Tuesday, 29 September 2009
This is actually taken THROUGH a glass of it!!
Normally associated with California, this mega brand has recently branched out into International wines.
This new Montepulciano Abruzzo is fantastic, brilliant. I just keep going back for more yes yes yes. oh ..now its gone!
only cheap as well.
2007 Blossom Hill Montepulciano d'Abruzzo
Montepulciano is the grape variety here.
Excellent fragrant sweet fruit, toast and a bit of spice on the nose.
Medium bodied on the palate with well balanced texture. smooth but the tannins have a nice bit of grip.
Aromatic fruit and delicious cigar like savoury hints.
Superb example of ripe, tasty and mature Italian wine.
Monday, 21 September 2009
...is a special young type of wine from a controlled region of Portugal, you can peep the norms here, and what follows is an account of one bottle I came across.
This particular number is 100% Alvarinho, an affordable cousin of the German/French Riesling and with characteristics similar to Gewurztraminer
Deu La Deu is pale to see with your eyes, not as pale as some which appear near clear in their bottles. Tiny bubbles hug the glass, and there is nearly no density or body to speak of, but this is not what we're after when we pull that bottle out of the fridge (or even better, the freezer).
The juice smells floral, herbal even, opening up somewhat with agitation; some pour the wine from some height to aid this process.
The attack is nothing like a cava or champagne might be, you only really notice the carbon in the background, and after you have gulped some down.
There is still plenty of plant to taste after a wee dram, but more fruit to be found, that can go long if you invest a couple more bucks than the average Vinho Verde may set you back. I paid 4.70 for homeslice.
This joint would be perfect with any type of seafood you care to mention, provided you don't mess with it too much; salads, freshish cheese, and the like.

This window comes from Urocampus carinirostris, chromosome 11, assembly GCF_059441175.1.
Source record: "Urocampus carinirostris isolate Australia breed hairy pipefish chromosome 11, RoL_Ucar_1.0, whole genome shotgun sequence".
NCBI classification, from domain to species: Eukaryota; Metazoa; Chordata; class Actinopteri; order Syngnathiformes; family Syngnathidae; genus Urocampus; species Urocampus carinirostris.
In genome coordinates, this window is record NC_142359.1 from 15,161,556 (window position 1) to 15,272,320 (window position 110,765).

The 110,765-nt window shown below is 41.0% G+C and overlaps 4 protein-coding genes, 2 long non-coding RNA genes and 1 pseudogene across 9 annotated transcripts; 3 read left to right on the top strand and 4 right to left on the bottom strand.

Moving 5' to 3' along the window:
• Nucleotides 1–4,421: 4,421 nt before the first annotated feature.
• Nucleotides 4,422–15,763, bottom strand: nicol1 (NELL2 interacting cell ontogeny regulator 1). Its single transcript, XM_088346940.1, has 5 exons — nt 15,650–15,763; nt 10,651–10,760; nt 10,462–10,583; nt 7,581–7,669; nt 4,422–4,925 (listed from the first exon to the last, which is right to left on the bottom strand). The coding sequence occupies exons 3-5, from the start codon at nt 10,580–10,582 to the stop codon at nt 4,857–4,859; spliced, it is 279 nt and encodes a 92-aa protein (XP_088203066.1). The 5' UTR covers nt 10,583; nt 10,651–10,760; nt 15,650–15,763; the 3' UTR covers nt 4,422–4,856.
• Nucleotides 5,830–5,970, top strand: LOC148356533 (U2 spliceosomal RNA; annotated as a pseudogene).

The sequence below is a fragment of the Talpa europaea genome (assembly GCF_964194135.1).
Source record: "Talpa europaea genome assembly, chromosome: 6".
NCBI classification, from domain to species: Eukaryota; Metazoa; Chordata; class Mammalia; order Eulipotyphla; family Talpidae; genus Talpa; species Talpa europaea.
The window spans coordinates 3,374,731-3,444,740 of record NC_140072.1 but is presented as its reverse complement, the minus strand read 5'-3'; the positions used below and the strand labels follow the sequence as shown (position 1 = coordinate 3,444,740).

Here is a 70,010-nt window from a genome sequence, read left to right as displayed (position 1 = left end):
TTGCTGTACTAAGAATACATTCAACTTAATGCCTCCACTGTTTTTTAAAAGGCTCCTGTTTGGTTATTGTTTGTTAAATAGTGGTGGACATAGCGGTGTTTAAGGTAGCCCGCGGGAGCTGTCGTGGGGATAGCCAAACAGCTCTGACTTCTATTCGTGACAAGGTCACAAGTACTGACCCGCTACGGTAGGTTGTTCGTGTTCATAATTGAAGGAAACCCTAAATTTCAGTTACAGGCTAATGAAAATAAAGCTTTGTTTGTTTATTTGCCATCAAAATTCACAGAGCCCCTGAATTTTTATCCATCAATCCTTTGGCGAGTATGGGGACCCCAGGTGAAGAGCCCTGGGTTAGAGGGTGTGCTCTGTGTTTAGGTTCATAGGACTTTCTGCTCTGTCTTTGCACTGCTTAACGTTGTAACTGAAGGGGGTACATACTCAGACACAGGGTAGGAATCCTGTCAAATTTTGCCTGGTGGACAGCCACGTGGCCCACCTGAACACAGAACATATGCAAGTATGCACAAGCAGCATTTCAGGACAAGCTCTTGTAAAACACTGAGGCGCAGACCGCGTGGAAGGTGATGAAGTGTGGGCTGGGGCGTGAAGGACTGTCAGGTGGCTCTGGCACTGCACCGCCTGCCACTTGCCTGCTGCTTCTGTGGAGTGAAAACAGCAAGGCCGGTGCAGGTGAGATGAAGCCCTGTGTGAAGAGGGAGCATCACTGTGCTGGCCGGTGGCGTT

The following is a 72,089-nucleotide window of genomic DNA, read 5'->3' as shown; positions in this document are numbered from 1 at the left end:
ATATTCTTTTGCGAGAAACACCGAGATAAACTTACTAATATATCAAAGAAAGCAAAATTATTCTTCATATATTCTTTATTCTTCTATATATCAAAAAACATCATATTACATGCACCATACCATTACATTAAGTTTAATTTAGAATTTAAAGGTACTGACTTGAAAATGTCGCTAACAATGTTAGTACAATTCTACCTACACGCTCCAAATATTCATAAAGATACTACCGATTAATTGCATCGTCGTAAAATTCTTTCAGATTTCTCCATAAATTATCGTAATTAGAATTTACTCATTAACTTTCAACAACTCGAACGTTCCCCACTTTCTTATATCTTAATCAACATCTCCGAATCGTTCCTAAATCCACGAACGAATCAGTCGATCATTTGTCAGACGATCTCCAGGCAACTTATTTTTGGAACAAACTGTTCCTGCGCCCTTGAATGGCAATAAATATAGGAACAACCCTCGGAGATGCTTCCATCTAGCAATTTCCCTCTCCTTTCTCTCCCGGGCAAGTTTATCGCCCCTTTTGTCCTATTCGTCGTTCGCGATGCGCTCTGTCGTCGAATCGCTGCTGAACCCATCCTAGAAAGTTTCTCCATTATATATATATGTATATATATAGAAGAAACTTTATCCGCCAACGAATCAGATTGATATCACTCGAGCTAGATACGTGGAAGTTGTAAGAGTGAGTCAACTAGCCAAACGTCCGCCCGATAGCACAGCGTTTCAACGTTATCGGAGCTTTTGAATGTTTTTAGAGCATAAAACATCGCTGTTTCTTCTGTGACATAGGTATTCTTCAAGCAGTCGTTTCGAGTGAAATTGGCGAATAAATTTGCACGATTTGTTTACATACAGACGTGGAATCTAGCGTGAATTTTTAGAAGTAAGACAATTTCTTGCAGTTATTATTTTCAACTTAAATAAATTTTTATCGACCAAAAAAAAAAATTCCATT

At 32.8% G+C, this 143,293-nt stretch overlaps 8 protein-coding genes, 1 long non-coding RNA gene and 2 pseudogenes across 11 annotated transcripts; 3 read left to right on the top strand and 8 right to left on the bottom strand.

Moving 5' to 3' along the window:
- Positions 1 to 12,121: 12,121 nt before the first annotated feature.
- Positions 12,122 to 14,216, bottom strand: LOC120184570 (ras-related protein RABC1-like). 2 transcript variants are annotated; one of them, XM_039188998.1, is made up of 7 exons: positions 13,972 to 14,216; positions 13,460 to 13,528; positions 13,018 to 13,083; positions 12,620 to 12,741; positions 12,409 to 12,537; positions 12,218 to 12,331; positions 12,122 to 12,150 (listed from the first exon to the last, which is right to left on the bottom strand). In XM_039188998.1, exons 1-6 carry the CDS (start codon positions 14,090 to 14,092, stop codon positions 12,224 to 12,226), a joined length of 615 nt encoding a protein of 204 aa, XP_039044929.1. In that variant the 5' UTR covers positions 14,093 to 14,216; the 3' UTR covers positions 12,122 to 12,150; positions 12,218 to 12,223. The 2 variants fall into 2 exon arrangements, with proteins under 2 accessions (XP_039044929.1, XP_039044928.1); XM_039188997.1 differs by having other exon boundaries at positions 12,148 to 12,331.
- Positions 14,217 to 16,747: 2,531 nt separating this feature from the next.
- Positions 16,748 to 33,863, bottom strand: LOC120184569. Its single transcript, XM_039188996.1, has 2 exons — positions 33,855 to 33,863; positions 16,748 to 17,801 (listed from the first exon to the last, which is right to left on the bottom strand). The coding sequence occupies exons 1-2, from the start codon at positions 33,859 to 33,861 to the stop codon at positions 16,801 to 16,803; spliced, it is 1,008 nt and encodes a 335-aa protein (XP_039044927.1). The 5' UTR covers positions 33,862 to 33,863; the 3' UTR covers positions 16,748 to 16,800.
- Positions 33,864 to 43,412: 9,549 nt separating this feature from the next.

Saturday, 19 September 2009
2005 Horesztyn Gevrey Chambertin
Beautiful ruby pink in colour. Light elegant velvet texture with raspberry fruit, gamey savoury edge and a perfumed nose.
Monday, 14 September 2009
Your despondent correspondent writes to you from Porto in Portugal. We get on well, the English and the Portugese, despite our footballing differences: our relations in trade are older than the agreement of any other two countries in the world. This deal was originally centred around wine, so that the English could buy wine from Iberia cheaper than from France.
English logos dominate the left bank of the Douro river that divides Porto from its neighbour Gaia. Signs reading Cockburn’s, Sandeman and Forrester light up at night and look quite charming from the terraces o the banks opposite. In a curious side note, it seems that all Port wine is harvested 100km up the river, and ages in cellars in Gaia, so Porto seems to have no right to put its name to the fortified wine. Correct me if I have equivocated.
Along with the visits to individual cellars, there are two other spots to visit should you ever visit this slightly grubby but elegant city in Northern Portugal. The Museu Do Vinho Do Porto offers a historical overview of the industry, with historical knickknacks, seafaring fare and a wee shop. It’s small and there’s nothing to sample, but at least it’s free at the weekend.